Here’s an example of deductive reasoning: chickens are birds; all birds lay eggs; therefore, chickens lay eggs. Another way to think of it: if something is true of a general class (birds), then it is true of the members of the class (chickens).

Deductive reasoning can go wrong, of course, when you start with incorrect premises. For example, look where this first incorrect statement leads us: all animals that lay eggs are birds; snakes lay eggs; therefore, snakes are birds.

The scientific method can be described as deductive. You first formulate a hypothesis—an educated guess based on general premises (sometimes formed by inductive methods). Then you test the hypothesis with an experiment. Based on the results of the experiment, you can make a specific conclusion as to the accuracy of your hypothesis.

You may have deduced there are related terms to this topic. Start with a look at interpolation vs. extrapolation.

Deductive reasoning is popularly associated with detectives and solving mysteries. Most famously, Sherlock Holmes claimed to be among the world’s foremost practitioners of deduction, using it to solve how crimes had been committed (or impress people by guessing where they had been earlier in the day).

However, despite this association, reasoning that’s referred to as deduction in many stories is actually more like induction or a form of reasoning known as abduction, in which probable but uncertain conclusions are drawn based on known information.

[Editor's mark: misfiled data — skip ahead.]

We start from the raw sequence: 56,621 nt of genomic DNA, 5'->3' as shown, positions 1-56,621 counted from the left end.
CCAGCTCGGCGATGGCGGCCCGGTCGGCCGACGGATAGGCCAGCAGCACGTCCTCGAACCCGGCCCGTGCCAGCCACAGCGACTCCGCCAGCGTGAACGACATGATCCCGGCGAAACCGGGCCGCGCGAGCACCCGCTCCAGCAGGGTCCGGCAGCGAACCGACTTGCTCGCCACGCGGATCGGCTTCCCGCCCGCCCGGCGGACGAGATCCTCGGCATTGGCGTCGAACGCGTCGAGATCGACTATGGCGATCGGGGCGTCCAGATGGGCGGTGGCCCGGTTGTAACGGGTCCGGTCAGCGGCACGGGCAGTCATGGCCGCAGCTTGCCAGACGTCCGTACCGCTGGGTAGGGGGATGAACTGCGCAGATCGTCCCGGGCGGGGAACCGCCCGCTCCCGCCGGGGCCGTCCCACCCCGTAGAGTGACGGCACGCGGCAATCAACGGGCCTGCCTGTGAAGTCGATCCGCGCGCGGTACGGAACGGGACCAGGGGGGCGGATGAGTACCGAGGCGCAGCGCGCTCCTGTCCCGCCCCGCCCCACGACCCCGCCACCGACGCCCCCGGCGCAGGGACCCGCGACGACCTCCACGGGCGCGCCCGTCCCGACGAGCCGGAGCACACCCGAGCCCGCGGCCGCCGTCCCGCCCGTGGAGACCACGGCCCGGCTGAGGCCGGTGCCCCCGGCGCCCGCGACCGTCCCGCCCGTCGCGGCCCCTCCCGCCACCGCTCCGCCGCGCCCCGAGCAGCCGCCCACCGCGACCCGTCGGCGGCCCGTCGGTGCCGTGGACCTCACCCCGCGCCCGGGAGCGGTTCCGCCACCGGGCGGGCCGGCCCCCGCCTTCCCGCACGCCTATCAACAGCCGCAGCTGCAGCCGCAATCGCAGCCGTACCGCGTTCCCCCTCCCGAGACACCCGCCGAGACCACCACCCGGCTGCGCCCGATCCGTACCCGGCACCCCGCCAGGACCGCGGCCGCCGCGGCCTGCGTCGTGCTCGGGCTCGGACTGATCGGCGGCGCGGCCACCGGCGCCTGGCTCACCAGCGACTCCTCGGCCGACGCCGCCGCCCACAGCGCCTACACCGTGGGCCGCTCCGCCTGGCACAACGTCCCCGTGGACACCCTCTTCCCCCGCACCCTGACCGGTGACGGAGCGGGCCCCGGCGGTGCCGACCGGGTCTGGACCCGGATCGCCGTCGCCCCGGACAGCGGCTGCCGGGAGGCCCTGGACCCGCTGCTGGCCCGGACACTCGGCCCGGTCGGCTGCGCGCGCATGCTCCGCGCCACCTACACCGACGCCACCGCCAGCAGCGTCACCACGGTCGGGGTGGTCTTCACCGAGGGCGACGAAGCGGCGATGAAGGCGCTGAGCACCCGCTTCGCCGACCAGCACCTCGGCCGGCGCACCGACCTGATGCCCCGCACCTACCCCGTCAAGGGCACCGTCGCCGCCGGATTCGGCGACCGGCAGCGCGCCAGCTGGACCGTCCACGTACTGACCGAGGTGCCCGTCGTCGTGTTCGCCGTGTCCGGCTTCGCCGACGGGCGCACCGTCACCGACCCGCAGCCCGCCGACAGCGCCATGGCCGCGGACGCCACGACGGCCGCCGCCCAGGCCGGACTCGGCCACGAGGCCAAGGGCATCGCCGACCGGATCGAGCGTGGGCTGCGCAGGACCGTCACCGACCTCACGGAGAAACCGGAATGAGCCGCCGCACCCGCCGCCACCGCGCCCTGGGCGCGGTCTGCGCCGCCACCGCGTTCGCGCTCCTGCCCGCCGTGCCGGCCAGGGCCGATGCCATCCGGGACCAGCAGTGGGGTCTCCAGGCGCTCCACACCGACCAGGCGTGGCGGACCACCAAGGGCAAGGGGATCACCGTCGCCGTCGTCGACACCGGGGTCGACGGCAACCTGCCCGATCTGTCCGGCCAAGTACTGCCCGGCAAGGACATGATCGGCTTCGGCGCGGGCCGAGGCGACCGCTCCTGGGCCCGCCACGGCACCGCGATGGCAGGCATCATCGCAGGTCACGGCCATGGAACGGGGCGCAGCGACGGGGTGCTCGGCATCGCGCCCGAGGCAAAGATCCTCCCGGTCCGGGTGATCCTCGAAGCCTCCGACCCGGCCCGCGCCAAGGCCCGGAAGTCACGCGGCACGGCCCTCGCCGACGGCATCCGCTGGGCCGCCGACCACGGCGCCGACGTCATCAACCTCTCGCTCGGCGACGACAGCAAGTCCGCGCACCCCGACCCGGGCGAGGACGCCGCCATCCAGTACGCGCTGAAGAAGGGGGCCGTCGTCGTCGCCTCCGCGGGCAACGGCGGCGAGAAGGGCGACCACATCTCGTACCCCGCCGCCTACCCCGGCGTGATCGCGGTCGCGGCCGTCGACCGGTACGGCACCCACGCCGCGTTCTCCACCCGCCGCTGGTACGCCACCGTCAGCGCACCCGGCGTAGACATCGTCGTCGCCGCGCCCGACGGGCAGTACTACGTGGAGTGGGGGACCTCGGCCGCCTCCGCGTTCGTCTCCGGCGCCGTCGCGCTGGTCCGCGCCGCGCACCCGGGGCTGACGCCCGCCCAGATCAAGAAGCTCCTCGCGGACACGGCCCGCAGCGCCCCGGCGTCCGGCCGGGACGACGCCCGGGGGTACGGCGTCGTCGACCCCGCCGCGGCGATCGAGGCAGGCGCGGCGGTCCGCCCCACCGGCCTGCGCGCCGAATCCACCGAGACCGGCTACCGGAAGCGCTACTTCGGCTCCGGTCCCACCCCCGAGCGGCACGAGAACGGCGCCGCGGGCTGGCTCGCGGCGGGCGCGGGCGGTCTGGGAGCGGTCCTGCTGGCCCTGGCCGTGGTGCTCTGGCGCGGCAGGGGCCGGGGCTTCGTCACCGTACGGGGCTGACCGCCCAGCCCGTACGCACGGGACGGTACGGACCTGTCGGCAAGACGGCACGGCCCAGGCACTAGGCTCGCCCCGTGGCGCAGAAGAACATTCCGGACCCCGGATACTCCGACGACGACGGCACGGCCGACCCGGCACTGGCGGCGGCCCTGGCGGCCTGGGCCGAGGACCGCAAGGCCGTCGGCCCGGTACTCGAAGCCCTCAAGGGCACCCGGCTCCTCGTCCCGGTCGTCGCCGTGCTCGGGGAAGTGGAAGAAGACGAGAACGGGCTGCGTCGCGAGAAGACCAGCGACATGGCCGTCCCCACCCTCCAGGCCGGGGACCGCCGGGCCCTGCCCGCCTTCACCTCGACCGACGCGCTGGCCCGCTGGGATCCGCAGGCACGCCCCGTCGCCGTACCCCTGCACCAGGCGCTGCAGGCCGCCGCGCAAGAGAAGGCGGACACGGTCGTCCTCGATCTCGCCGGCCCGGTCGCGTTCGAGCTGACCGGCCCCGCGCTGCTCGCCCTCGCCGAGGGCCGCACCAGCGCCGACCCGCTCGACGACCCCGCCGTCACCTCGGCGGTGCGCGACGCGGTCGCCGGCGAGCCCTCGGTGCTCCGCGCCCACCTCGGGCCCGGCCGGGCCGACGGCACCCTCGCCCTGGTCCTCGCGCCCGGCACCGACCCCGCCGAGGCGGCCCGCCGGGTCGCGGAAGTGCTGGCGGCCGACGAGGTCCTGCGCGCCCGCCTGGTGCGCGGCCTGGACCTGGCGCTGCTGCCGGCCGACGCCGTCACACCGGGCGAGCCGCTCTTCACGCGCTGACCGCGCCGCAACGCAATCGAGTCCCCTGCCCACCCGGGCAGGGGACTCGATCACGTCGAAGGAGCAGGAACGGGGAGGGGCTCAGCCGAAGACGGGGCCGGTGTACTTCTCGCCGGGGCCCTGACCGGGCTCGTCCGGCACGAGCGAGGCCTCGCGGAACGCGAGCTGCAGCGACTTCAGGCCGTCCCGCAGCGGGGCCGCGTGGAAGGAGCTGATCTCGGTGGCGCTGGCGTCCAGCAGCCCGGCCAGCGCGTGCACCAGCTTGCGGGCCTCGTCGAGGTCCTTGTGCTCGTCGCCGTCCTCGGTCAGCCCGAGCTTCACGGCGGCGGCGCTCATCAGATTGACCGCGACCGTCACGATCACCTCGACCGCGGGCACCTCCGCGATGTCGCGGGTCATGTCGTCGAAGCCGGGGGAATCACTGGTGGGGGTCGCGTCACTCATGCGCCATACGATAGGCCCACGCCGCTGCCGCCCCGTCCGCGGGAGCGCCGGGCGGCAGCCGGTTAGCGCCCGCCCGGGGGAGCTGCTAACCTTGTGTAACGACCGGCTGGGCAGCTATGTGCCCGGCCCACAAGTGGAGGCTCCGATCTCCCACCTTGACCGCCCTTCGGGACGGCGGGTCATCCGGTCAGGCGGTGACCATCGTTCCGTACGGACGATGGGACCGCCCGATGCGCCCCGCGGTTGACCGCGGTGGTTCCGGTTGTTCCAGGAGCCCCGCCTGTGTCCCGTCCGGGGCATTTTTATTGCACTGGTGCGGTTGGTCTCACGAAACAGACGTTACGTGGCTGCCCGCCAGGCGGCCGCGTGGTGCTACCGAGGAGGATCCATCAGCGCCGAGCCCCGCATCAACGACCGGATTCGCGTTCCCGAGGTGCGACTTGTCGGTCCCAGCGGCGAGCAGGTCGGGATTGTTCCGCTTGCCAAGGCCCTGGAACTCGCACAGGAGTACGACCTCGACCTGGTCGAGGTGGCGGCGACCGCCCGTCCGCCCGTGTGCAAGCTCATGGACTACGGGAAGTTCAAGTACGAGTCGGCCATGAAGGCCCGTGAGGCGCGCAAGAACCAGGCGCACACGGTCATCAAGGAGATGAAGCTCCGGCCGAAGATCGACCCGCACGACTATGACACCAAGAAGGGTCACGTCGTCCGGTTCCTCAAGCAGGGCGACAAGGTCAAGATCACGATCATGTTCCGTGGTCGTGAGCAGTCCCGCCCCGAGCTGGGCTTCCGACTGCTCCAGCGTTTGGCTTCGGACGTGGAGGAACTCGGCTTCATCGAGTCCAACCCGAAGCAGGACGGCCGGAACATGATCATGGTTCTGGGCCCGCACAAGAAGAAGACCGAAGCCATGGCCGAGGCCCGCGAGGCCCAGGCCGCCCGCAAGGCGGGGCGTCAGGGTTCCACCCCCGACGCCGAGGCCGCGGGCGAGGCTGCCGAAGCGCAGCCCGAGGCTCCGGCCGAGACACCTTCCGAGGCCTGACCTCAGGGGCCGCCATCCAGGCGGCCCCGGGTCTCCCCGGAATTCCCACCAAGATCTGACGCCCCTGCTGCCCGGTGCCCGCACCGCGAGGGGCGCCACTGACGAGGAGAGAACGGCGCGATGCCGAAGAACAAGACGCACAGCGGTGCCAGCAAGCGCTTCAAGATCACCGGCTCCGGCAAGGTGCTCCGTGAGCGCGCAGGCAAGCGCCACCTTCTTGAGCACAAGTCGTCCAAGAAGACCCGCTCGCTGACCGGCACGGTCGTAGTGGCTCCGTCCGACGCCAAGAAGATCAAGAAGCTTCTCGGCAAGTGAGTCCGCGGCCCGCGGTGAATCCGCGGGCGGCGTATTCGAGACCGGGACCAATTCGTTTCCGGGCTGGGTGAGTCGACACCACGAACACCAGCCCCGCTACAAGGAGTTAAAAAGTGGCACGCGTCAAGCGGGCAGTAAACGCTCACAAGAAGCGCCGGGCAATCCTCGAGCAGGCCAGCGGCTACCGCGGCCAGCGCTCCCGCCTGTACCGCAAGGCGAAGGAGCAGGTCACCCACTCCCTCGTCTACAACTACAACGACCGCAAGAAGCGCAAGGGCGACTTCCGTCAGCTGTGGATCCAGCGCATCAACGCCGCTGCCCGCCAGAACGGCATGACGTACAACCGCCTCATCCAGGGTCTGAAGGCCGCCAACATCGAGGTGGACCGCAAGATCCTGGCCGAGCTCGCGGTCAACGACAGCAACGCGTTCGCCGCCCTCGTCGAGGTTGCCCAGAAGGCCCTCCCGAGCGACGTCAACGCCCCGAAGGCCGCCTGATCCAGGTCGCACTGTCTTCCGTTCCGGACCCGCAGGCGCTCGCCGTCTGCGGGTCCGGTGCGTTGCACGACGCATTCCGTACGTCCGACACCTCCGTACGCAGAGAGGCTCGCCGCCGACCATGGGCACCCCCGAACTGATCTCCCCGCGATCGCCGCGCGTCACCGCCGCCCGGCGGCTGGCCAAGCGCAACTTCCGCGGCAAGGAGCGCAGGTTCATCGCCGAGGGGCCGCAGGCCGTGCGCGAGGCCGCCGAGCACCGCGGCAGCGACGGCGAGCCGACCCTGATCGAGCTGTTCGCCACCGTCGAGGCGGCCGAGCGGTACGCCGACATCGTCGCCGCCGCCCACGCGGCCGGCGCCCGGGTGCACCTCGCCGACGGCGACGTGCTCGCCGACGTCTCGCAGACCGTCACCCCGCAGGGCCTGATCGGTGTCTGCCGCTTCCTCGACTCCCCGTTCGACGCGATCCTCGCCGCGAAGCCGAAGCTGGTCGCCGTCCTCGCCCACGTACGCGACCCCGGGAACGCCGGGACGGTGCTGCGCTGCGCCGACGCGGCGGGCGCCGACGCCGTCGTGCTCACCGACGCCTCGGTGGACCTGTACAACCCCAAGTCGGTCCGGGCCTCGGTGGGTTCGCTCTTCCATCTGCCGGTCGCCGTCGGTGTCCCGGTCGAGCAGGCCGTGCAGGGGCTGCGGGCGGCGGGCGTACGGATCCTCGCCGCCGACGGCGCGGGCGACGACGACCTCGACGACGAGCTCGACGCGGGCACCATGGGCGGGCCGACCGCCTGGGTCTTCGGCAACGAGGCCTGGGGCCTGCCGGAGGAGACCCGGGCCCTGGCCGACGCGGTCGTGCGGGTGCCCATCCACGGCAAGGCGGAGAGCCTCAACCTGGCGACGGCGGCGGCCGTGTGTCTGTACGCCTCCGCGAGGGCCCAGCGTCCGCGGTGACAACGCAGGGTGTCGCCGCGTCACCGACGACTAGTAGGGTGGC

Sherlock’s (and Arthur Conan Doyle’s) use of the word deduction can instead be interpreted as a way (albeit imprecise) of referring to systematic reasoning in general.

What is the difference between inductive vs. deductive reasoning?

Inductive reasoning involves starting from specific premises and forming a general conclusion, while deductive reasoning involves using general premises to form a specific conclusion.

Conclusions reached via deductive reasoning cannot be incorrect if the premises are true. That’s because the conclusion doesn’t contain information that’s not in the premises. Unlike deductive reasoning, though, a conclusion reached via inductive reasoning goes beyond the information contained within the premises—it’s a generalization, and generalizations aren’t always accurate.

The best way to understand the difference between inductive and deductive reasoning is probably through examples.

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Examples of inductive and deductive reasoning

Examples of inductive reasoning

Premise: All known fish species in this genus have yellow fins.
Conclusion: Any newly discovered species in the genus is likely to have yellow fins.

Premises: This volcano has erupted about every 500 years for the last 1 million years. It last erupted 499 years ago.
Conclusion: It will erupt again soon.

Examples of deductive reasoning

Premises: All plants with rainbow berries are poisonous. This plant has rainbow berries.
Conclusion: This plant is poisonous.

Premises: I am lactose intolerant. Lactose intolerant people get sick when they consume dairy. This milkshake contains dairy.
Conclusion: I will get sick if I drink this milkshake.

Reason your way to the best score by taking our quiz on "inductive" vs. "deductive" reasoning!